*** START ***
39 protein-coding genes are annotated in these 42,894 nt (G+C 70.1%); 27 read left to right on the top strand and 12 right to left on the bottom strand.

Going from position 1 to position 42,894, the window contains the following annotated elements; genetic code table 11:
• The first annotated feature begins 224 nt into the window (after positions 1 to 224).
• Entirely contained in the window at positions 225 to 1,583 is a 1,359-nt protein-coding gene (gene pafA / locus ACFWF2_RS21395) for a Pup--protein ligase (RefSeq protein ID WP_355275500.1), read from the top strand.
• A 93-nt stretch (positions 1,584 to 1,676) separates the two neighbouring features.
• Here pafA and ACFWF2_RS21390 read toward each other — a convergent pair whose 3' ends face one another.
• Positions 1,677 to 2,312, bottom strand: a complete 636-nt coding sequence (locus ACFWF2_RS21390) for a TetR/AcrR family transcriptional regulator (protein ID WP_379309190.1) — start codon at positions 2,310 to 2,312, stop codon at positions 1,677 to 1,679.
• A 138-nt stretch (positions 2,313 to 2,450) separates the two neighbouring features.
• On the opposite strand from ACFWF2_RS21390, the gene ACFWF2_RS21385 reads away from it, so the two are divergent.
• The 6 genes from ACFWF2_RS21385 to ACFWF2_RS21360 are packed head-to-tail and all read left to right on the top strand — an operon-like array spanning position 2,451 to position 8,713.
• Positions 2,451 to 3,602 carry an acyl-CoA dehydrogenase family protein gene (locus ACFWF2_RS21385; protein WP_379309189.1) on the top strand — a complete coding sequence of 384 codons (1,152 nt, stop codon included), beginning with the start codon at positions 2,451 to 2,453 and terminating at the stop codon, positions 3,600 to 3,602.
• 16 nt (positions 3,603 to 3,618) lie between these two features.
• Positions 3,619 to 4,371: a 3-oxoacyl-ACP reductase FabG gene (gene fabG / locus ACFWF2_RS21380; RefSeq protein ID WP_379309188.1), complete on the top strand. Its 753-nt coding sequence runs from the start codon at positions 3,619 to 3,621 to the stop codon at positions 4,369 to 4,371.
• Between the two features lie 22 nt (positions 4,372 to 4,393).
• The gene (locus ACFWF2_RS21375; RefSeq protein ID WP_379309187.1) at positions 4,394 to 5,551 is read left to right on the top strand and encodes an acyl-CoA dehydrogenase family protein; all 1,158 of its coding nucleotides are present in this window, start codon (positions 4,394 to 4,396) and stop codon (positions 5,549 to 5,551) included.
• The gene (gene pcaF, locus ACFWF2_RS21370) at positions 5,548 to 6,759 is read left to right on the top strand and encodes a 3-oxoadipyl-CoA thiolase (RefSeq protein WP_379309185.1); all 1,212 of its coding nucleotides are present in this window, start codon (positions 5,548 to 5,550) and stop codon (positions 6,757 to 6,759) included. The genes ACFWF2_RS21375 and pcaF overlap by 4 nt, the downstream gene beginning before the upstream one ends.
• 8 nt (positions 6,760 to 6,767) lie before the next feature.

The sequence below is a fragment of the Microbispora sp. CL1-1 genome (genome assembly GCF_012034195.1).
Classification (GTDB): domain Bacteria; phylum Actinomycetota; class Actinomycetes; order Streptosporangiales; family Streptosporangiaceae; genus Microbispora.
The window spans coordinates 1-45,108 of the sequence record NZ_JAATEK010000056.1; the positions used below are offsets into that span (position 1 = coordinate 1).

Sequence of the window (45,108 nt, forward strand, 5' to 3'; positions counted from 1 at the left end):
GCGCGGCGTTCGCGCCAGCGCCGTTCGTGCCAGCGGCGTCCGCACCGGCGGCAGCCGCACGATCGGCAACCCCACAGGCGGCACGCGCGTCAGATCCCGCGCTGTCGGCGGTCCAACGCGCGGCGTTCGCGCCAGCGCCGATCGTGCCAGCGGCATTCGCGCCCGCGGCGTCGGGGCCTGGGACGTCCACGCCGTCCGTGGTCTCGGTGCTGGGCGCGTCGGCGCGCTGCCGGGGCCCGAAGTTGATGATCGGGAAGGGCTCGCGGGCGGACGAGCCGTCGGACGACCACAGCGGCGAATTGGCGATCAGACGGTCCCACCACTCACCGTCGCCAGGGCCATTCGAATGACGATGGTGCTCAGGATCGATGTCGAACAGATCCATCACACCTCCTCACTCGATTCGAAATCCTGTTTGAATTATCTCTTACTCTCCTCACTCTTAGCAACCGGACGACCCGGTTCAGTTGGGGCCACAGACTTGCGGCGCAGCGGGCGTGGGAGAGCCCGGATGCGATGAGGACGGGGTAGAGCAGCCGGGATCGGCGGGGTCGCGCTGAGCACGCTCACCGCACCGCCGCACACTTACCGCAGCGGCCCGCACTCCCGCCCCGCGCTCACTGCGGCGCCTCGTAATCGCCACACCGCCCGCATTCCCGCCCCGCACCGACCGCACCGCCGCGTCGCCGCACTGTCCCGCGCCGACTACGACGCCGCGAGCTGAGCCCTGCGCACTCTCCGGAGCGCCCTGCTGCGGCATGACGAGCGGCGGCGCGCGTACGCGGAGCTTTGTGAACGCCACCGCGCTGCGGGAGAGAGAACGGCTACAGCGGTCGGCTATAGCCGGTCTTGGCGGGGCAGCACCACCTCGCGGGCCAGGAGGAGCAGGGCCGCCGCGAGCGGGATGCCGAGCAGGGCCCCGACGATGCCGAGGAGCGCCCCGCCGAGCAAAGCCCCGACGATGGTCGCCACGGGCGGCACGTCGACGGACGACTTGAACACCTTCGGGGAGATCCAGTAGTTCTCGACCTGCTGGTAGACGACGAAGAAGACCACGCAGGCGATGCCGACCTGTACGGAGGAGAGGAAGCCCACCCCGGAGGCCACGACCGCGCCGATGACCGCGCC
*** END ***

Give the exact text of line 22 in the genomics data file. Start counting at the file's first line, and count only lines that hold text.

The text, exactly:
GCGCGGCGTTCGCGCCAGCGCCGTTCGTGCCAGCGGCGTCCGCACCGGCGGCAGCCGCACGATCGGCAACCCCACAGGCGGCACGCGCGTCAGATCCCGCGCTGTCGGCGGTCCAACGCGCGGCGTTCGCGCCAGCGCCGATCGTGCCAGCGGCATTCGCGCCCGCGGCGTCGGGGCCTGGGACGTCCACGCCGTCCGTGGTCTCGGTGCTGGGCGCGTCGGCGCGCTGCCGGGGCCCGAAGTTGATGATCGGGAAGGGCTCGCGGGCGGACGAGCCGTCGGACGACCACAGCGGCGAATTGGCGATCAGACGGTCCCACCACTCACCGTCGCCAGGGCCATTCGAATGACGATGGTGCTCAGGATCGATGTCGAACAGATCCATCACACCTCCTCACTCGATTCGAAATCCTGTTTGAATTATCTCTTACTCTCCTCACTCTTAGCAACCGGACGACCCGGTTCAGTTGGGGCCACAGACTTGCGGCGCAGCGGGCGTGGGAGAGCCCGGATGCGATGAGGACGGGGTAGAGCAGCCGGGATCGGCGGGGTCGCGCTGAGCACGCTCACCGCACCGCCGCACACTTACCGCAGCGGCCCGCACTCCCGCCCCGCGCTCACTGCGGCGCCTCGTAATCGCCACACCGCCCGCATTCCCGCCCCGCACCGACCGCACCGCCGCGTCGCCGCACTGTCCCGCGCCGACTACGACGCCGCGAGCTGAGCCCTGCGCACTCTCCGGAGCGCCCTGCTGCGGCATGACGAGCGGCGGCGCGCGTACGCGGAGCTTTGTGAACGCCACCGCGCTGCGGGAGAGAGAACGGCTACAGCGGTCGGCTATAGCCGGTCTTGGCGGGGCAGCACCACCTCGCGGGCCAGGAGGAGCAGGGCCGCCGCGAGCGGGATGCCGAGCAGGGCCCCGACGATGCCGAGGAGCGCCCCGCCGAGCAAAGCCCCGACGATGGTCGCCACGGGCGGCACGTCGACGGACGACTTGAACACCTTCGGGGAGATCCAGTAGTTCTCGACCTGCTGGTAGACGACGAAGAAGACCACGCAGGCGATGCCGACCTGTACGGAGGAGAGGAAGCCCACCCCGGAGGCCACGACCGCGCCGATGACCGCGCC